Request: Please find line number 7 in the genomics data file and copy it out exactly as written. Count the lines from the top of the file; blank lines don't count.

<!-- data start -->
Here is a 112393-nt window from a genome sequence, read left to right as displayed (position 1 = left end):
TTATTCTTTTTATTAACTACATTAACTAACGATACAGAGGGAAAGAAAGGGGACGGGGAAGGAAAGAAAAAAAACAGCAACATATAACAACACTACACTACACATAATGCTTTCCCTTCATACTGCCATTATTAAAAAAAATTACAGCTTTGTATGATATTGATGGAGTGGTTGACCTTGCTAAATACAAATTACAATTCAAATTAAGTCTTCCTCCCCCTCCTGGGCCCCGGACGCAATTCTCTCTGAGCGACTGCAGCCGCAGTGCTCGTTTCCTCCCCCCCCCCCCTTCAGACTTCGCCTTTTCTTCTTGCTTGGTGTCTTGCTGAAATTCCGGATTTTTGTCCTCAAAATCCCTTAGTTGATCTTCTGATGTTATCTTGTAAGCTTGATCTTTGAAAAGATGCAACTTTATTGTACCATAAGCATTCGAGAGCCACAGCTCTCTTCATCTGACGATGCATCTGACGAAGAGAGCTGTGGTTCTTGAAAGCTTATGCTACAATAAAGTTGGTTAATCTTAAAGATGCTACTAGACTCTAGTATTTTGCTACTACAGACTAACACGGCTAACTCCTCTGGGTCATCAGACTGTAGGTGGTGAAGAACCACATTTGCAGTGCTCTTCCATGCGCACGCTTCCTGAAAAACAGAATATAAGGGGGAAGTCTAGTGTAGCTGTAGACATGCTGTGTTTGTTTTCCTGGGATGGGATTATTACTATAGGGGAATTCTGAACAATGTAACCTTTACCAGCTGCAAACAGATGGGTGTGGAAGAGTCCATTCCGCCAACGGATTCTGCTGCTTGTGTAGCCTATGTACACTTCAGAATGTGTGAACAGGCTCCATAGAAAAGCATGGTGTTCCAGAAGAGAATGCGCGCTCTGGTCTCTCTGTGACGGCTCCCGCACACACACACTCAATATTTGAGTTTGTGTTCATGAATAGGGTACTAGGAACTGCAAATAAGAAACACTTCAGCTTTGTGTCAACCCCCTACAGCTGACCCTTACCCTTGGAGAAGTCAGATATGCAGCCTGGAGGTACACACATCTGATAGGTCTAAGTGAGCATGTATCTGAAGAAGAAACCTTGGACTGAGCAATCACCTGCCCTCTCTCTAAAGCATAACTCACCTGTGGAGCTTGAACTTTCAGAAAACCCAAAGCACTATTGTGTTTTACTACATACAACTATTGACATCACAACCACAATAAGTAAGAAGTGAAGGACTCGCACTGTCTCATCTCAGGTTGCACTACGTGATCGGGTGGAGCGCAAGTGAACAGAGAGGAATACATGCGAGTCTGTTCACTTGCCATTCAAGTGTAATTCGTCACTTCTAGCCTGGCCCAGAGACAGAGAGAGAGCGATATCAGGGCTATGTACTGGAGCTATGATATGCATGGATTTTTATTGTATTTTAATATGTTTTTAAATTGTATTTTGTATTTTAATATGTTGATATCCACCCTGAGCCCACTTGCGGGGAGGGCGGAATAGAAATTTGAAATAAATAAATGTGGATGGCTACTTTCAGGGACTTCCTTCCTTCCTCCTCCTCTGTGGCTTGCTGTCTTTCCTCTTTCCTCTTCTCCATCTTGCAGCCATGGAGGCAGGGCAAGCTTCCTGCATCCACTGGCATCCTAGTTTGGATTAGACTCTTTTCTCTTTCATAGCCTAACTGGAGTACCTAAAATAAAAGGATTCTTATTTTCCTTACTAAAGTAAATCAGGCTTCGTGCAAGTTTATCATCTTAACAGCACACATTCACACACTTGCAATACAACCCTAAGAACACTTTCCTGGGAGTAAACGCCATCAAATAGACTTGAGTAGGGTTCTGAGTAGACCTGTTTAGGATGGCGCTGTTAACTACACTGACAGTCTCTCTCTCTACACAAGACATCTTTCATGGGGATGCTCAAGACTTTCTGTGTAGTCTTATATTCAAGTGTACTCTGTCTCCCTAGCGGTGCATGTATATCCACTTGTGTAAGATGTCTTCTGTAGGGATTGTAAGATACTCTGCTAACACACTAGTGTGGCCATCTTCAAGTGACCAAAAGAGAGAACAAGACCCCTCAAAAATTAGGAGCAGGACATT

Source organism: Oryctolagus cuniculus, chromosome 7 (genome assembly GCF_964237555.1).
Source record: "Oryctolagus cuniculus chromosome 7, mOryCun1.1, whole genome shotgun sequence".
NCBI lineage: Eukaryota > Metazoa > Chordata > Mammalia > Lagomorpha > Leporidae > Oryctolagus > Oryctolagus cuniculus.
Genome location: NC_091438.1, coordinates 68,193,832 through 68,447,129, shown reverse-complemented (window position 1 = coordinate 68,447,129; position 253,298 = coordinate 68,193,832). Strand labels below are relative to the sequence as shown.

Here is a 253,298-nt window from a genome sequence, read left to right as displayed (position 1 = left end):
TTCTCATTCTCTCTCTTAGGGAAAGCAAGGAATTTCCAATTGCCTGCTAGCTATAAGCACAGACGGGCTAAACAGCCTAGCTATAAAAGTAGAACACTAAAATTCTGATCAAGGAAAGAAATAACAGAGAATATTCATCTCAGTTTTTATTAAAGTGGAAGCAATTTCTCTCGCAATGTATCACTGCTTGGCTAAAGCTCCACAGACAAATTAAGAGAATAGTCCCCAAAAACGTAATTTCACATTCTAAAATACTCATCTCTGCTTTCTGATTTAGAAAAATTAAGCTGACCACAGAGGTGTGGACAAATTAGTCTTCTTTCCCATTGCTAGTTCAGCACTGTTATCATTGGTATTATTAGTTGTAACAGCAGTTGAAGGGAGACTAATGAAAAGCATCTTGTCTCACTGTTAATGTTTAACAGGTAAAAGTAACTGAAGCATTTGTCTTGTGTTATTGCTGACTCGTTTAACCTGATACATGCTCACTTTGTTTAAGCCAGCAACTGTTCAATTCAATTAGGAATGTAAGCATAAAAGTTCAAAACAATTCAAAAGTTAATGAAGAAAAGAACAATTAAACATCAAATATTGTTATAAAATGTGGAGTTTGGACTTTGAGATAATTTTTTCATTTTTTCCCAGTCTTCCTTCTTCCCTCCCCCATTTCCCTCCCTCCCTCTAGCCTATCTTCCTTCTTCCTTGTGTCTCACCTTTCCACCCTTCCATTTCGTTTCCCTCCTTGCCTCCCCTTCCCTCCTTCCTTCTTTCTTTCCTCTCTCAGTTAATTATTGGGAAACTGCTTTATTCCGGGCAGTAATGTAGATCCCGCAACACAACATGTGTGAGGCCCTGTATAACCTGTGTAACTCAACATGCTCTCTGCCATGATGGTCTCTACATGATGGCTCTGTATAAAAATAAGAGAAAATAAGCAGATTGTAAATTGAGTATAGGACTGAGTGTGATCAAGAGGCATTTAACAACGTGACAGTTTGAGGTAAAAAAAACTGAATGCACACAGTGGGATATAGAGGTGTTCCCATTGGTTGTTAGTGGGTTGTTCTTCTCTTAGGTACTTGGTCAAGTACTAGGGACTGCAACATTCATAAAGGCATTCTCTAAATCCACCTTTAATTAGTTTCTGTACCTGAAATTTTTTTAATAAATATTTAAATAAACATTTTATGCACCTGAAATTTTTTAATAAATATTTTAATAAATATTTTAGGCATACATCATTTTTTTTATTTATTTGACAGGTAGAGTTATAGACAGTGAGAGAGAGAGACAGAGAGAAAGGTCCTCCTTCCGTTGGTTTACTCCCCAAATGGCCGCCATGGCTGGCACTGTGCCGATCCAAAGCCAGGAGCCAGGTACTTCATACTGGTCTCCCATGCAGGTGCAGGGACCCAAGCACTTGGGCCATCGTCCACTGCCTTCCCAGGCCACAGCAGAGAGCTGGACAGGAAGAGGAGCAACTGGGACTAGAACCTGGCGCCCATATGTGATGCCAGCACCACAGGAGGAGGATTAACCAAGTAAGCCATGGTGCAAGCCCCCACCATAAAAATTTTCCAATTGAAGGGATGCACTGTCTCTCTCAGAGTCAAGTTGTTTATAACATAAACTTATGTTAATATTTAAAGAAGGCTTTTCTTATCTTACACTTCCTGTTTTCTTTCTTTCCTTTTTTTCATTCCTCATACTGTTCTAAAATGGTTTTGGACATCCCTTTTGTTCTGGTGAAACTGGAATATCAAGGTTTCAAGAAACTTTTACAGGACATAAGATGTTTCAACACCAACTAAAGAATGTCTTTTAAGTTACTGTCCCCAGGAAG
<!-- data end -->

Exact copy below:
Here is a 253,298-nt window from a genome sequence, read left to right as displayed (position 1 = left end):